Eat healthy, move your body to avoid 'the COVID-19'
By American Heart Association News
Move over, "Freshman 15." There's a new belt-busting threat fueled by the coronavirus pandemic cramming Americans into their homes, dangerously close to their snacks, suds, sodas, sofas and streaming videos.
Beware gaining "the COVID-19."
While this repurposing of the disease's name obviously is lighthearted, the struggle is real. After all, the current situation is a recipe for weight gain.
It doesn't have to be, though.
In fact, just as simple things like washing hands, staying home and keeping 6 feet apart when in public can help slow the spread of the coronavirus, easy options exist for eating healthy and being active. In fact, social media feeds are filled with them.
"The bad news is that we have to contend with the virus," said Linda Van Horn, chief of the nutrition division in the Department of Preventive Medicine at Northwestern University's Feinberg School of Medicine in Chicago. "The amazingly good news is that, unlike conditions during the Spanish flu or the bubonic plague, we have the entire internet at our disposal."
Van Horn mentioned another, even better reminder: The pandemic eventually will end.
So, she asked, wouldn't it be great to emerge at the same weight and fitness level as before … or better? And if you didn't follow a healthy diet or have a consistent workout routine, wouldn't developing one – or both – be a successful takeaway heading into the "new normal" we'll all soon be facing?
"My goal for myself and all the people I love and care about is to come out of this thing happier, renewed, refreshed and knowing more than ever what matters most," said Tina Johnson, a certified athletic trainer, fitness model and bodybuilding judge in Richmond, Virginia.
Once the motivation arrives, then it's time for some guidance. Johnson and Van Horn can help.
For eating healthy, Van Horn recommends starting by "taking stock of what's in your refrigerator, freezer, cupboard and pantry."
If you don't see many fruits, vegetables, whole grains, beans and nuts, put them on the shopping list. If you see lots of chips, cookies and other junk food, think twice about putting them in your grocery cart.
"This is an opportunity to say, 'If I don't buy it, I don't have it. And if I don't have it, I don't eat it,'" Van Horn said.
Since most people suddenly have extra time on their hands – she's saved three hours per day by not commuting to work – Van Horn suggests investing a few minutes into meal planning.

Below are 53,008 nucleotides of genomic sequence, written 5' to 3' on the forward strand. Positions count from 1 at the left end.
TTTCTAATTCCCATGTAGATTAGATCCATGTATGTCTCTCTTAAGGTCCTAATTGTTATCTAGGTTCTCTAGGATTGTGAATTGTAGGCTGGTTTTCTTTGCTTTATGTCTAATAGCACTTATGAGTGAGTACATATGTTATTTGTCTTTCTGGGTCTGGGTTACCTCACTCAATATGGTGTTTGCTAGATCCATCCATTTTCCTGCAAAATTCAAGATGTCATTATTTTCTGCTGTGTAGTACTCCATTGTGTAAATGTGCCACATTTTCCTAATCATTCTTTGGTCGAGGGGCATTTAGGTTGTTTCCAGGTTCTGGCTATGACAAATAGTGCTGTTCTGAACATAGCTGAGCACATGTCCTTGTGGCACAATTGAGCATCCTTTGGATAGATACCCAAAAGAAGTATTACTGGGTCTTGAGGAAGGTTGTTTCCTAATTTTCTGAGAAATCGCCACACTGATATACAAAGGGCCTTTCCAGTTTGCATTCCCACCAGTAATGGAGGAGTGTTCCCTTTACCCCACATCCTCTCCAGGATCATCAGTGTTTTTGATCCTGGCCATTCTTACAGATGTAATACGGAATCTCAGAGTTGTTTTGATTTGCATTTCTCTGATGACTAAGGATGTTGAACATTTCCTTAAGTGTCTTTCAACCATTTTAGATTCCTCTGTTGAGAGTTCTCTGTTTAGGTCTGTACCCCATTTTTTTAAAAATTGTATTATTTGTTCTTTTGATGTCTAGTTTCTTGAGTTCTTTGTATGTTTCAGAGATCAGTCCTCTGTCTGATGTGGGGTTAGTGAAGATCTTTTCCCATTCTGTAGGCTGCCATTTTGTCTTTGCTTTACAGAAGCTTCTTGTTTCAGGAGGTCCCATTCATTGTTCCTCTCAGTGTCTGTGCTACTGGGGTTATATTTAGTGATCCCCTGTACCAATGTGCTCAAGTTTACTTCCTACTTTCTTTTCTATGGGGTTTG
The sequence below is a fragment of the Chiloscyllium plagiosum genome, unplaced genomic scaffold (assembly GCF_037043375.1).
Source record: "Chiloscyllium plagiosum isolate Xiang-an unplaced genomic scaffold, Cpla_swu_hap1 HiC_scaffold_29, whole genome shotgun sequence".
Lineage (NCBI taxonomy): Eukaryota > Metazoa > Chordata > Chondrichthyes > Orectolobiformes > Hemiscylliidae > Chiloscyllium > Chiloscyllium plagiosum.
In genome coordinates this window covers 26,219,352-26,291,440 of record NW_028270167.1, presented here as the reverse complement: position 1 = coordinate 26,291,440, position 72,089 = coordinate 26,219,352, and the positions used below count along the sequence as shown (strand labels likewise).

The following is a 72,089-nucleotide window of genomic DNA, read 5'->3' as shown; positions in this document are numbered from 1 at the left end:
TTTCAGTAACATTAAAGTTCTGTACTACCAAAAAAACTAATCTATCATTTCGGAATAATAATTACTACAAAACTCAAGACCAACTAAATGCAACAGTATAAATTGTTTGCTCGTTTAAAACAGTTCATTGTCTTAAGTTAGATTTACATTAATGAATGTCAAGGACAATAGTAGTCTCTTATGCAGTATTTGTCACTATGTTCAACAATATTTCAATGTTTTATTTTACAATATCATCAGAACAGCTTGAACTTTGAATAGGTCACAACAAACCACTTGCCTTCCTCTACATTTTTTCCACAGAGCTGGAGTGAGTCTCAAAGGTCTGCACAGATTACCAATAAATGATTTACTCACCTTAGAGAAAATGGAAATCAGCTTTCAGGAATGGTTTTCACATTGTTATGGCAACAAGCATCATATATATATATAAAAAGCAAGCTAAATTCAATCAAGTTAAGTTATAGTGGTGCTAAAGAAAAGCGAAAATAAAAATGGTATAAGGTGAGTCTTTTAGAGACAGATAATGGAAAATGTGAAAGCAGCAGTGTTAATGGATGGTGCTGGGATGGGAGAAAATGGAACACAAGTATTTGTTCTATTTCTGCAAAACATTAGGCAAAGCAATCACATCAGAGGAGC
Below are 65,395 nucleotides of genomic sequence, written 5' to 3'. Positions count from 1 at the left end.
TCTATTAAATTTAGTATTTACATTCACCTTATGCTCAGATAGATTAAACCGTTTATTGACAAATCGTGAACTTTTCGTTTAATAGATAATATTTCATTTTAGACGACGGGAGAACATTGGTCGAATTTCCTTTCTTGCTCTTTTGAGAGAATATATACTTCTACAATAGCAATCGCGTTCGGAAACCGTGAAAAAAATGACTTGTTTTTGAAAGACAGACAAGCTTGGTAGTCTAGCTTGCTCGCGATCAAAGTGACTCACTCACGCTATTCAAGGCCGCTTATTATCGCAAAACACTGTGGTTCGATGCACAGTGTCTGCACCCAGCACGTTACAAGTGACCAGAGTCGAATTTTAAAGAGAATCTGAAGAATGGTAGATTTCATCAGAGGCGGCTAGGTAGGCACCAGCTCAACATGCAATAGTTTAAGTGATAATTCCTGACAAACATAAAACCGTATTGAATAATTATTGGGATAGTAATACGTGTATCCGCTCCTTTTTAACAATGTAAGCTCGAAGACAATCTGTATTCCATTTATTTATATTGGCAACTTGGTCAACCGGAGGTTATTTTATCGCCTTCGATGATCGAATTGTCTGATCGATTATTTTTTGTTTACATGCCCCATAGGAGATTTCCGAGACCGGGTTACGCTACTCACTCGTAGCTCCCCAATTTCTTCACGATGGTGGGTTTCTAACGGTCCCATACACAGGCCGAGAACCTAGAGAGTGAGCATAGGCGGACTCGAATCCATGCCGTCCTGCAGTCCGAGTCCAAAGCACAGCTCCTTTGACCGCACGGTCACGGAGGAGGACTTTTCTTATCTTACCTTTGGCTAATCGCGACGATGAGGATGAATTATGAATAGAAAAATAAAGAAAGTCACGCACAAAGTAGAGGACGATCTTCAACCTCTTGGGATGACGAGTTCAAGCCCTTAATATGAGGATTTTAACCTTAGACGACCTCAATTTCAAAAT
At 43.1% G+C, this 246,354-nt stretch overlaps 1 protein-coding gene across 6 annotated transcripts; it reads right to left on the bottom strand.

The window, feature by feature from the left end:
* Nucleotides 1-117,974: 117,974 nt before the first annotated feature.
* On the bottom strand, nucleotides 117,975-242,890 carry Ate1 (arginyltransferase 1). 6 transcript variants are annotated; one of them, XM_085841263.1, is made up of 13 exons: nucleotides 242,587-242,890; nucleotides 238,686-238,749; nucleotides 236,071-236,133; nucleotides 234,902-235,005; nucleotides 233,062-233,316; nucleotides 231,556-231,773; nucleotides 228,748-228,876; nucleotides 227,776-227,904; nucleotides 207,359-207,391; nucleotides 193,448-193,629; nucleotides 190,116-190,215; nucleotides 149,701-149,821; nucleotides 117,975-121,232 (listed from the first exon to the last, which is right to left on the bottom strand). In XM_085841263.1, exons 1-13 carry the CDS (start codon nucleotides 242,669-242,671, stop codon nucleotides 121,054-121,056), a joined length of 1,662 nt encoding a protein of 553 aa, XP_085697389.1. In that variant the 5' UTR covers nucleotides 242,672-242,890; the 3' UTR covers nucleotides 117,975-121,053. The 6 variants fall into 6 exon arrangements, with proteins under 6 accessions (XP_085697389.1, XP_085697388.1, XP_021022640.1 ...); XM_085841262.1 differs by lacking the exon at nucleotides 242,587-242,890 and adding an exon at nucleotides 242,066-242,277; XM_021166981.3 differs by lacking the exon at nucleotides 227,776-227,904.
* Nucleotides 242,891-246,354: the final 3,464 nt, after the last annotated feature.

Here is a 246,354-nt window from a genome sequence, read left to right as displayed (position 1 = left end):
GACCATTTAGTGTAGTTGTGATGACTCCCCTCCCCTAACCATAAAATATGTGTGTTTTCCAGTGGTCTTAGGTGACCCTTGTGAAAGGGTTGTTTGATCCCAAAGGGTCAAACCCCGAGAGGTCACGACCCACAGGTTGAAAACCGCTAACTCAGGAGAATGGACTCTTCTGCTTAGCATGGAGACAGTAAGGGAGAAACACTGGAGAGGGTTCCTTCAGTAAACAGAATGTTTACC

"Once again, go back to your friendly internet and discover the countless recipes you can make with rice, beans, whole grains, fruits and vegetables," she said. "Try some new cuisines. Have a Greek night or an Asian night."
She also urges getting cooking help from children – of all ages.
"I teach nutrition and it's surprising how few millennials and Gen Xers know how to cook," Van Horn said. "This is an opportunity for parents not only to teach kids how to cook, but also to teach them how to be healthy, while working together as family. It's a win-win-win."
One last tip from Van Horn: Think twice about what you're drinking.
"I'd sure rather eat my calories than drink them," she said.
Water, black coffee or tea are good choices. For a treat, Van Horn said, "I buy lemons and limes and squeeze them into club soda or something else that's effervescent."
Something cold and zesty might taste especially good after a workout, even if it's only a walk around the neighborhood. For those who are newly homebound, such a stroll is a great way to replace the number of steps your body is accustomed to taking, Johnson said.
"Just do something," she said. "Make sure you get out of your chair or sofa at least once an hour. Stretch. Move around. Carve time to walk the dog or play outside with your kids. It doesn't have to be taxing. It will also help with your mood."
Johnson knows from experience.
She went from the sleek physique of a college sprinter to wearing a size 12 dress in her 30s. Then a life insurance company asked her to get a checkup. It became her wake-up call. Motivated by a plaque commemorating her track career that hung in her bedroom, she slimmed to a size 4 and became a competitive bodybuilder. She wears a rubber bracelet that reads, in all caps, "Winning at Life."
So, fitness is more than her job. And now that job is on hold. She so badly misses her clients and workout buddies that she cried while recording a video meant to encourage her boot campers.
For her individual clients, Johnson has emailed routines they can do at home based on available equipment. For newcomers without a home gym, she said YouTube offers plenty of how-to videos using only bodyweight exercises.
Johnson also is setting up online classes and has started her personal training clients on a guided squat challenge.
Since her pace may be too frantic for many people, her advice is to figure out what you're willing to do, then get after it.
"Exercise," she said, "is always the best medicine."
Editor's note: Because of the rapidly evolving events surrounding the coronavirus, the facts and advice presented in this story may have changed since publication. Visit Heart.org for the latest coverage, and check with the Centers for Disease Control and Prevention and local health officials for the most recent guidance.
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